- Ownership tax (MRB): Until 2024, pure electric vehicles are exempt from this tax and hybrids receive a 50% discount. In 2025, fully electric vehicles will only pay 25% and hybrids 75% of the tax.
- Company tax (Bijtelling): EV owners pay a reduced fee in 2020 (8%), 2021 (12%), 2022–24 (16%) and 2025 (17%) instead of the standard fee of 22%
- Plans for 2025 indicate that electric vehicles may become exempt from value added tax and motor vehicle taxes, but this has not yet been confirmed.
- Punitive measures: CO2 emissions from vehicles that are more than 12 years old incur another 15% on top of the existing ownership tax from 2019.
- Taxes for petrol and diesel will be increased by one cent per litre in 2020 and will be subject to another one cent increase in 2023.
Ban on petrol/diesel vehicles
- From 2030, only emission-free vehicles can be newly registered in the Netherlands.
EV charger incentives
- There are currently no national grants for the private purchase of charging stations. There are, however, two applicable subcategories in the Netherlands when you purchase a company car: Environmental Investment Allowance (MIA) and Random Depreciation of Environmental Investments (VAMIL)
- The MIA allows the business owner to benefit from an investment deduction of up to 36% of the amount invested.
- VAMIL allows the business owner to depreciate 75% of the investment costs. This can be done at a time of their own choice and provides a liquidity and interest benefit.
- An electric vehicle is entitled to MIA up to a maximum of EUR 40,000. The charging station can be included in the MIA subsidy together with the EV but can also be reported separately when:
- The total investment is at least EUR 2,500;
- The charging location is their own premises;
- The charging point is used to charge their own electric vehicles. Their own leased vehicles can also be regarded as their own electric vehicles
- For both systems it is important for the environmentally friendly technology or equipment to meet the requirements in a description on the eco-list. EV charging points are categorised as code G 3720 on the list
- The 2021 budget has allocated EUR 114 million to MIA and EUR 25 million to VAMIL
- In addition, local authorities and municipalities will install free public charging points on request, (e.g. MRA Elektrisch, through which participating municipalities can request a free public charging point)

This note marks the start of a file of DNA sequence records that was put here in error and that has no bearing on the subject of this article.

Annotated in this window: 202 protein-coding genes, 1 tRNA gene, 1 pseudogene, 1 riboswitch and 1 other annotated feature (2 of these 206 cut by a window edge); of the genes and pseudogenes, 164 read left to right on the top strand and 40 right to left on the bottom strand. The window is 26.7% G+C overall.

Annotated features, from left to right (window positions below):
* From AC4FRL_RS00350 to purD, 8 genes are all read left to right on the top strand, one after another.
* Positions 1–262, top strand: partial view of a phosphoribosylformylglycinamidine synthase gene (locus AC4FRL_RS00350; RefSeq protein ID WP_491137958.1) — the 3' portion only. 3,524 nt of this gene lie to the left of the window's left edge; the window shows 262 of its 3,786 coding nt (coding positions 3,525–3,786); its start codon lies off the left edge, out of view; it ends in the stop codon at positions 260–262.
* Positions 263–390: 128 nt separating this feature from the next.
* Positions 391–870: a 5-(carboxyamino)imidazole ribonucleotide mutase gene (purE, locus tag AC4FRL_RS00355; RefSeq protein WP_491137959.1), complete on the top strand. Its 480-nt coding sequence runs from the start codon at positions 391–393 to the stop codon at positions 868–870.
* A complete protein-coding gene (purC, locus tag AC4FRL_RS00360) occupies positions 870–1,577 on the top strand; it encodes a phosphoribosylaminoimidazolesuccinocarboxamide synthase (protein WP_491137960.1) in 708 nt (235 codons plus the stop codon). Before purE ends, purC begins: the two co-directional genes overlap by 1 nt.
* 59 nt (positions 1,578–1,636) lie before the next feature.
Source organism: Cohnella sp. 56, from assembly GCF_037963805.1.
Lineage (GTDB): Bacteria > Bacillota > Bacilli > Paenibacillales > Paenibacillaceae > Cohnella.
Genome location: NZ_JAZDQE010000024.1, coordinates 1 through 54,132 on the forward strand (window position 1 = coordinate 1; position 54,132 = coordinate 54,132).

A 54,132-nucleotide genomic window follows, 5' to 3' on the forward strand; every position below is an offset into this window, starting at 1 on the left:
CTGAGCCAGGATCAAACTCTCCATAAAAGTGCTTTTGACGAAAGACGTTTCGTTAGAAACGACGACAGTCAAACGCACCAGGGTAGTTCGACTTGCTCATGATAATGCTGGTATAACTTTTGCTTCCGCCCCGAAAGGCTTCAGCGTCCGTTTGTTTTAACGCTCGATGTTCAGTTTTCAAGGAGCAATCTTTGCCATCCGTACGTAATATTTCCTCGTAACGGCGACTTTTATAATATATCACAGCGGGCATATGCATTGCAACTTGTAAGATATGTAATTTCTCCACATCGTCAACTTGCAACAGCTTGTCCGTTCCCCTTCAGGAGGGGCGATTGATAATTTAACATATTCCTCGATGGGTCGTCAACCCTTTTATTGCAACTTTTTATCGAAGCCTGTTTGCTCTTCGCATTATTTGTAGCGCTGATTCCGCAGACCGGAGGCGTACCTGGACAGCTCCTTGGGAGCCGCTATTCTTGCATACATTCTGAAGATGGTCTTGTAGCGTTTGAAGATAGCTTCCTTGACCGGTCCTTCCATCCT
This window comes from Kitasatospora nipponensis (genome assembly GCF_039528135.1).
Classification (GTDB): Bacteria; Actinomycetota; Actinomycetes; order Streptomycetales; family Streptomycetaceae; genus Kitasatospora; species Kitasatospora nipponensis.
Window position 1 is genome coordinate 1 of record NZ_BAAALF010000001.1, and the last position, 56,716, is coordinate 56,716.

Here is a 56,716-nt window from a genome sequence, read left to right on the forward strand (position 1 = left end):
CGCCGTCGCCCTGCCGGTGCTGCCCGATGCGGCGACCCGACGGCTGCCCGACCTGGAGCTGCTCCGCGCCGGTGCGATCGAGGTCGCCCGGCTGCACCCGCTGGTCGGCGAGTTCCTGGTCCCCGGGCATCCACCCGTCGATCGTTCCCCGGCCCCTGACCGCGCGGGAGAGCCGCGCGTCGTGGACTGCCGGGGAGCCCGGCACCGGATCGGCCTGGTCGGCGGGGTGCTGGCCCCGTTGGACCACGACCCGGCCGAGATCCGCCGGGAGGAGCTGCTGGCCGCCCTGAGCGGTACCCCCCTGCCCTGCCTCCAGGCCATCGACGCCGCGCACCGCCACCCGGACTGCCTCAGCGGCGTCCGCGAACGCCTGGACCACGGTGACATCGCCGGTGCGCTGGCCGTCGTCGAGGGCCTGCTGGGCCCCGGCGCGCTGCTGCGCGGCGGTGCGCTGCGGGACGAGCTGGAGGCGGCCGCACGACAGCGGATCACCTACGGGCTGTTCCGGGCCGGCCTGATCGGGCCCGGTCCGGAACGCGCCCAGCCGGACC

- Some companies are committed to installing public charging poles, e.g. Vattenfall & Heijmans are collaborating in 62 municipalities and Allego in the provinces of Groningen and Drenthe
France has attracted attention for its dedication to electrification, and sitting President Macron recently announced an EUR 8 billion rescue plan for the local automotive industry. As part of the plan the country is set to have over 100,000 public charging points next year and produce one million electric vehicles by 2025. To achieve these objectives, EUR 1.3 billion in incentives has been set aside, meaning that residents can save up to EUR 19,000 when they buy an electric vehicle. Here is an overview of the key incentives:
- Purchase grant (eco bonus):
- A bonus of up to EUR 7,000 for vehicles that emit 20 g CO2 per km or less
- A bonus of up to EUR 2,000 for plug-in hybrid vehicles that emit between 21 g and 50 g of CO2 per km
- Scrappage scheme (conversion bonus): up to EUR 5,000 for the purchase of second-hand or new electric vehicles or hybrids if you get rid of your diesel car (older than 2001) or petrol car (older than 1997).
- Low emission zone bonus: EUR 1,000 subsidy for the purchase of an electric vehicle if you live or work in a low emission zone
- Registration tax: Both fully electric vehicles and plug-in hybrids are eligible for either a 50% discount or are fully exempt from paying registration plate tax (carte grise) in Metropolitan France depending on the region.
- Company tax: Fully electric vehicles are exempt from this tax.
- Up to EUR 6,000 in additional purchasing grants are available in specific regions
- Up to two hours’ free parking in certain municipalities with a ‘green card’ (which electric vehicles are eligible for).
- The mayor of Paris has said that the 3,244 parking spaces previously intended for the Autolib system – a public EV sharing scheme available in Paris, Lyon and Bordeaux between 2011 and 2018, but now phased out – will be allocated as free parking spaces for EV owners.
EV charging incentives
- Subsidy for individuals:
- EUR 300 tax credit (Crédit d’Impôt Transition Energétique, CITE) on the purchase and installation of an EV charger at your main residence
- Subsidy for companies:
- Up to 40% of the purchase and installation costs of charging stations for companies
- Subsidy for apartments:
- Up to 50% of the purchase and installation costs of charging stations in housing association properties (apartment buildings)
- Grants for public entities:
- Up to 40% of the purchase and installation costs (max. EUR 2,160) of charging stations installed by municipalities. The charging stations must be installed at the request of EV drivers and located within a radius of 500 metres of their place of residence or work.
Spain introduced its first alternative mobility programme in 2017 and has upped its pace since then. In the first half of 2018, double the number of electric vehicles were sold as in the previous year and, in 2019, a new programme – MOVES – was launched with a budget of EUR 45 million and a mission to promote electric vehicles and the charging infrastructure. More programmes, MOVES II and Renove, have been introduced and are contributing to increased electrification.